Aquaculture Diseases and Chemotherapeutics

Like humans and other animals, fish suffer from diseases and parasites. Fish defences against disease are specific and non-specific. Non-specific defences include skin and scales, as well as the mucus layer secreted by the epidermis that traps microorganisms and inhibits their growth. If pathogens breach these defences, fish can develop inflammatory responses that increase the flow of blood to infected areas and deliver white blood cells that attempt to destroy the pathogens. Specific defences are specialised responses to particular pathogens recognised by the fish's body, that is adaptative immune responses. In recent years, vaccines have become widely used in aquaculture and ornamental fish, for example vaccines for furunculosis in farmed salmon and koi herpes virus in koi. Some commercially important fish diseases are VHS, ich and whirling disease.

Parasites in fish are a common natural occurrence. Parasites can provide information about host population ecology. In fisheries biology, for example, parasite communities can be used to distinguish distinct populations of the same fish species co-inhabiting a region. Additionally, parasites possess a variety of specialized traits and life-history strategies that enable them to colonize hosts. Understanding these aspects of parasite ecology, of interest in their own right, can illuminate parasite-avoidance strategies employed by hosts.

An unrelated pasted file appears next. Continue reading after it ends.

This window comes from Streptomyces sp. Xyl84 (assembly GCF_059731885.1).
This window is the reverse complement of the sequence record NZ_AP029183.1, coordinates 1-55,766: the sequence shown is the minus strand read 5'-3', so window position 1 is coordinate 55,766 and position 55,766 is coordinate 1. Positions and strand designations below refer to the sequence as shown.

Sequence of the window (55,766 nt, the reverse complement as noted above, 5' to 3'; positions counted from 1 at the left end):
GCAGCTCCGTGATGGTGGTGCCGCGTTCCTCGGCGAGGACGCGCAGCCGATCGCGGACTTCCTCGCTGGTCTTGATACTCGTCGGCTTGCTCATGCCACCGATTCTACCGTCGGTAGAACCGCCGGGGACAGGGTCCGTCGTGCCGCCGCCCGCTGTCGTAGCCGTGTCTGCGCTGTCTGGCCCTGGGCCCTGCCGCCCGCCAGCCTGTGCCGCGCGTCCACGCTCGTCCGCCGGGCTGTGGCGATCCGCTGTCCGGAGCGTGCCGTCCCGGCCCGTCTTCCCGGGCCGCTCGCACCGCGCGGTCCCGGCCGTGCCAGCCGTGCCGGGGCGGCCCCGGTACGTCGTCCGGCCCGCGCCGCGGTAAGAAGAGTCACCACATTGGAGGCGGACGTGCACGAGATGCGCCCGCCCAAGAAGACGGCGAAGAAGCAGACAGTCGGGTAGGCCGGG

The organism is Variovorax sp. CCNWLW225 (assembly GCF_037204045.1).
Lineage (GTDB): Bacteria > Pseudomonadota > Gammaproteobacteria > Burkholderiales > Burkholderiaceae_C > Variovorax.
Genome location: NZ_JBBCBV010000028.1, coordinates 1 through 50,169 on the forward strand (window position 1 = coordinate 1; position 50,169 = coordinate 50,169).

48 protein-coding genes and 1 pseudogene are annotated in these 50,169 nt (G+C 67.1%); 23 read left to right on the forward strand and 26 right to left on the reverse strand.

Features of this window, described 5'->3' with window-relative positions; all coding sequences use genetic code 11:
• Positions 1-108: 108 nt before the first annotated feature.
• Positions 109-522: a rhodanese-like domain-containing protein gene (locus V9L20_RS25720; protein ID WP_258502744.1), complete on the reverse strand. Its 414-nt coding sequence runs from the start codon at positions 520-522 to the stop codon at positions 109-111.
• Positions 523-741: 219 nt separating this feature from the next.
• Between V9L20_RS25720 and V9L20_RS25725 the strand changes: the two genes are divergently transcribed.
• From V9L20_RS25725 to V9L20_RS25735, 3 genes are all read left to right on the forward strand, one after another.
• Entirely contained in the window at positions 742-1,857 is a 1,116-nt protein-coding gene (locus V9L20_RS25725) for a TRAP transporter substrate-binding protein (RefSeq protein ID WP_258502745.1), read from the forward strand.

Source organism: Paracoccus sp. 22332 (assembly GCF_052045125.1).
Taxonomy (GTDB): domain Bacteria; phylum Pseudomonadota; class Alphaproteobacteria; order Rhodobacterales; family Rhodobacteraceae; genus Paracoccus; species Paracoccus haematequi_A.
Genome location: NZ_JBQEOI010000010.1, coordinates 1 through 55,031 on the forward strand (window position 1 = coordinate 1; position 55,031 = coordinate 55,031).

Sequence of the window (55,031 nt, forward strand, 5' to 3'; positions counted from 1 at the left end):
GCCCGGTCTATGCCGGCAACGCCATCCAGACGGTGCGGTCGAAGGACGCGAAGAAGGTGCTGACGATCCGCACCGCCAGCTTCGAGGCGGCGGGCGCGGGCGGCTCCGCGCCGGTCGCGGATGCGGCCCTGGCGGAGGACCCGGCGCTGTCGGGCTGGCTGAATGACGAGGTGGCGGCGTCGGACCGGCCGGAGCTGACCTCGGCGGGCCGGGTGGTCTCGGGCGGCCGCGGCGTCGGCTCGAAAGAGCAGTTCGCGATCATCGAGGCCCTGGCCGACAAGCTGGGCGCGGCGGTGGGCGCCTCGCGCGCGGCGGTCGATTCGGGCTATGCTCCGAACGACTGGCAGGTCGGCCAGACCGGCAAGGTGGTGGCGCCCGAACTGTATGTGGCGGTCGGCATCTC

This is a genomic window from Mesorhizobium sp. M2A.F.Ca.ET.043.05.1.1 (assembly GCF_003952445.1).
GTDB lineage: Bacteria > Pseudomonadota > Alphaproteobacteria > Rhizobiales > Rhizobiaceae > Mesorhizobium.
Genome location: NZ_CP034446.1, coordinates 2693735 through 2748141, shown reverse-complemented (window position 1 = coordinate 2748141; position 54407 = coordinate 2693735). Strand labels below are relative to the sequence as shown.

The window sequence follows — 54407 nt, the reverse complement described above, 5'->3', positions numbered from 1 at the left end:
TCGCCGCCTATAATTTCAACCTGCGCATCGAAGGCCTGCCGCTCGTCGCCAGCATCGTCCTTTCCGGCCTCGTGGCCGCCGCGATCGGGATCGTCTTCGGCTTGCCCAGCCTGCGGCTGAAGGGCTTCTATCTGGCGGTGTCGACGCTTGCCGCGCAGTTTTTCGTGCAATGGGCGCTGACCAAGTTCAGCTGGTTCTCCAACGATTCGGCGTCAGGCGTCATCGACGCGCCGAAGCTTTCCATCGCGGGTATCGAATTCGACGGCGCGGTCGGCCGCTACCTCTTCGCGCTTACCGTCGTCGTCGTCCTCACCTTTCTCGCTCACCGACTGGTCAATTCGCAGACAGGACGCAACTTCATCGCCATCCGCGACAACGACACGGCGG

• Bacterial Diseases
  • Fish Diseases in Aquaculture
  • Disease management in aquaculture
  • Viral diseases in aquaculture
  • Preventing disease in aquaculture
  • Histology for Aquaculture
  • Infectious Disease in Aquaculture
  • Chemotherapeutics in Shellfish
  • Use of Antibiotics in Ornamental Fish Aquaculture
  • Use of plant extracts in fish aquaculture
  • Use of chemotherapeutic agents in aquaculture
  • advanced chemothrapeutics in aquaculture

Related Conference of Aquaculture Diseases and Chemotherapeutics

Aquaculture Diseases and Chemotherapeutics Conference Speakers